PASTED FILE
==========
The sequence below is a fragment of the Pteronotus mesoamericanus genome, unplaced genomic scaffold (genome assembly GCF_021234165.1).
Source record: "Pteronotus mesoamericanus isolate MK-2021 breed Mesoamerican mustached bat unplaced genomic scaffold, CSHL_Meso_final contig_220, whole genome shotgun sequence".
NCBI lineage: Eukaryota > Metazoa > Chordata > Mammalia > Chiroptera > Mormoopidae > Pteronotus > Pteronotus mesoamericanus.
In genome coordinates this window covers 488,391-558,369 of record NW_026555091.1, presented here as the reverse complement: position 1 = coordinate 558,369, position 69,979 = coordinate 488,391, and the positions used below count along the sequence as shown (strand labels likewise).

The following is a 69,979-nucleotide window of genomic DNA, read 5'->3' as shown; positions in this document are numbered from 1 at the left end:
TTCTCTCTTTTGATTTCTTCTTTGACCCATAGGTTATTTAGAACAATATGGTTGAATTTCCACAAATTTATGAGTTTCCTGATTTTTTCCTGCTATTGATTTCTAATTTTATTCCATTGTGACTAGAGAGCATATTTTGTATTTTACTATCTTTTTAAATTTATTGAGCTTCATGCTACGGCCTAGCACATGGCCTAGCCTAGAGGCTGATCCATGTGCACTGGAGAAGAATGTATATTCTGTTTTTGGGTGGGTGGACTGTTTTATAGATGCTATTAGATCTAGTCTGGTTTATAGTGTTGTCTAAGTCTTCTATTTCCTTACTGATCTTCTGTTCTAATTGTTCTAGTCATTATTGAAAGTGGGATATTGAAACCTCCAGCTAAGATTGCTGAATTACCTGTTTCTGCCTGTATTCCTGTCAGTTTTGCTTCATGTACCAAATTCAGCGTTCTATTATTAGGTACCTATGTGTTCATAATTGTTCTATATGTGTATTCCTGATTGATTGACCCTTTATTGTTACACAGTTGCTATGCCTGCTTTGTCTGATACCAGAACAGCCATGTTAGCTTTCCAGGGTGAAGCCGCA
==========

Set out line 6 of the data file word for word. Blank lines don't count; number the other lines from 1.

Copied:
TTCTCTCTTTTGATTTCTTCTTTGACCCATAGGTTATTTAGAACAATATGGTTGAATTTCCACAAATTTATGAGTTTCCTGATTTTTTCCTGCTATTGATTTCTAATTTTATTCCATTGTGACTAGAGAGCATATTTTGTATTTTACTATCTTTTTAAATTTATTGAGCTTCATGCTACGGCCTAGCACATGGCCTAGCCTAGAGGCTGATCCATGTGCACTGGAGAAGAATGTATATTCTGTTTTTGGGTGGGTGGACTGTTTTATAGATGCTATTAGATCTAGTCTGGTTTATAGTGTTGTCTAAGTCTTCTATTTCCTTACTGATCTTCTGTTCTAATTGTTCTAGTCATTATTGAAAGTGGGATATTGAAACCTCCAGCTAAGATTGCTGAATTACCTGTTTCTGCCTGTATTCCTGTCAGTTTTGCTTCATGTACCAAATTCAGCGTTCTATTATTAGGTACCTATGTGTTCATAATTGTTCTATATGTGTATTCCTGATTGATTGACCCTTTATTGTTACACAGTTGCTATGCCTGCTTTGTCTGATACCAGAACAGCCATGTTAGCTTTCCAGGGTGAAGCCGCA